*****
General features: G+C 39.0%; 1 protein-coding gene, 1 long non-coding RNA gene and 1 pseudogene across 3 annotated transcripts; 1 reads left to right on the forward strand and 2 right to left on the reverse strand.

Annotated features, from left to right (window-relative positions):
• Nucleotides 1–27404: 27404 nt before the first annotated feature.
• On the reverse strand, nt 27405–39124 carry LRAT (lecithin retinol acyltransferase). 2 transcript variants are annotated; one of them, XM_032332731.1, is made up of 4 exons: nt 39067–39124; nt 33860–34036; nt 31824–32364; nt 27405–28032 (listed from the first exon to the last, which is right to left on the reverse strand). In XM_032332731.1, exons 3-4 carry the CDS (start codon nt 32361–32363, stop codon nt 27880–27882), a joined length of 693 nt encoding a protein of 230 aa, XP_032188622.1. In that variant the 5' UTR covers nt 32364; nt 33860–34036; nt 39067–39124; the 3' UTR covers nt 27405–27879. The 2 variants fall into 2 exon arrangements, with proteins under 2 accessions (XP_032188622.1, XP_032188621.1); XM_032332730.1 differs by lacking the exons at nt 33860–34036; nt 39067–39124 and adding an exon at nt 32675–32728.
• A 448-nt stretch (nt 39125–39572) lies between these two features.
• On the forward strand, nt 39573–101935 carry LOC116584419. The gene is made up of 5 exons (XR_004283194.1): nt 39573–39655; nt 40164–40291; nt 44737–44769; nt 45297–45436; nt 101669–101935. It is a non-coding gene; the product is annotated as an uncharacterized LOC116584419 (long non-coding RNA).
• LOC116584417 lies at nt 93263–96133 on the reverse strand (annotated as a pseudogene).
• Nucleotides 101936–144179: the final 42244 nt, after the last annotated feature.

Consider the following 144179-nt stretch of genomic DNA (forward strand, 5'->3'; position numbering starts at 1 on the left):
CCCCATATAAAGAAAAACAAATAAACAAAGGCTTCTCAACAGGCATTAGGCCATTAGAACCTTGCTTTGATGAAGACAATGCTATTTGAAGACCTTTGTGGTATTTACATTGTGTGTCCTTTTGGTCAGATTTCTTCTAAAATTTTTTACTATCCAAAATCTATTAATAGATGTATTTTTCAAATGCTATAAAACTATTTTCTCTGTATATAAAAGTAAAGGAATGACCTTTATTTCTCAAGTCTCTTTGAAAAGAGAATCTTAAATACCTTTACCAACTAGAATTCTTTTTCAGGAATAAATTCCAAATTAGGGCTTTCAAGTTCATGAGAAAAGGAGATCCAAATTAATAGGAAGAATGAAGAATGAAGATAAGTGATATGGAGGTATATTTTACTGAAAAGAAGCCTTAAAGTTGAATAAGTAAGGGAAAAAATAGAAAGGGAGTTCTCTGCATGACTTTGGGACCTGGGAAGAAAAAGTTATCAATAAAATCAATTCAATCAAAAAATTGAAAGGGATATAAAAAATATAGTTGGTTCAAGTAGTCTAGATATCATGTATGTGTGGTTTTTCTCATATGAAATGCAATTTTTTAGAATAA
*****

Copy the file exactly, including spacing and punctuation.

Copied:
General features: G+C 39.0%; 1 protein-coding gene, 1 long non-coding RNA gene and 1 pseudogene across 3 annotated transcripts; 1 reads left to right on the forward strand and 2 right to left on the reverse strand.

Annotated features, from left to right (window-relative positions):
• Nucleotides 1–27404: 27404 nt before the first annotated feature.
• On the reverse strand, nt 27405–39124 carry LRAT (lecithin retinol acyltransferase). 2 transcript variants are annotated; one of them, XM_032332731.1, is made up of 4 exons: nt 39067–39124; nt 33860–34036; nt 31824–32364; nt 27405–28032 (listed from the first exon to the last, which is right to left on the reverse strand). In XM_032332731.1, exons 3-4 carry the CDS (start codon nt 32361–32363, stop codon nt 27880–27882), a joined length of 693 nt encoding a protein of 230 aa, XP_032188622.1. In that variant the 5' UTR covers nt 32364; nt 33860–34036; nt 39067–39124; the 3' UTR covers nt 27405–27879. The 2 variants fall into 2 exon arrangements, with proteins under 2 accessions (XP_032188622.1, XP_032188621.1); XM_032332730.1 differs by lacking the exons at nt 33860–34036; nt 39067–39124 and adding an exon at nt 32675–32728.
• A 448-nt stretch (nt 39125–39572) lies between these two features.
• On the forward strand, nt 39573–101935 carry LOC116584419. The gene is made up of 5 exons (XR_004283194.1): nt 39573–39655; nt 40164–40291; nt 44737–44769; nt 45297–45436; nt 101669–101935. It is a non-coding gene; the product is annotated as an uncharacterized LOC116584419 (long non-coding RNA).
• LOC116584417 lies at nt 93263–96133 on the reverse strand (annotated as a pseudogene).
• Nucleotides 101936–144179: the final 42244 nt, after the last annotated feature.

Consider the following 144179-nt stretch of genomic DNA (forward strand, 5'->3'; position numbering starts at 1 on the left):
CCCCATATAAAGAAAAACAAATAAACAAAGGCTTCTCAACAGGCATTAGGCCATTAGAACCTTGCTTTGATGAAGACAATGCTATTTGAAGACCTTTGTGGTATTTACATTGTGTGTCCTTTTGGTCAGATTTCTTCTAAAATTTTTTACTATCCAAAATCTATTAATAGATGTATTTTTCAAATGCTATAAAACTATTTTCTCTGTATATAAAAGTAAAGGAATGACCTTTATTTCTCAAGTCTCTTTGAAAAGAGAATCTTAAATACCTTTACCAACTAGAATTCTTTTTCAGGAATAAATTCCAAATTAGGGCTTTCAAGTTCATGAGAAAAGGAGATCCAAATTAATAGGAAGAATGAAGAATGAAGATAAGTGATATGGAGGTATATTTTACTGAAAAGAAGCCTTAAAGTTGAATAAGTAAGGGAAAAAATAGAAAGGGAGTTCTCTGCATGACTTTGGGACCTGGGAAGAAAAAGTTATCAATAAAATCAATTCAATCAAAAAATTGAAAGGGATATAAAAAATATAGTTGGTTCAAGTAGTCTAGATATCATGTATGTGTGGTTTTTCTCATATGAAATGCAATTTTTTAGAATAA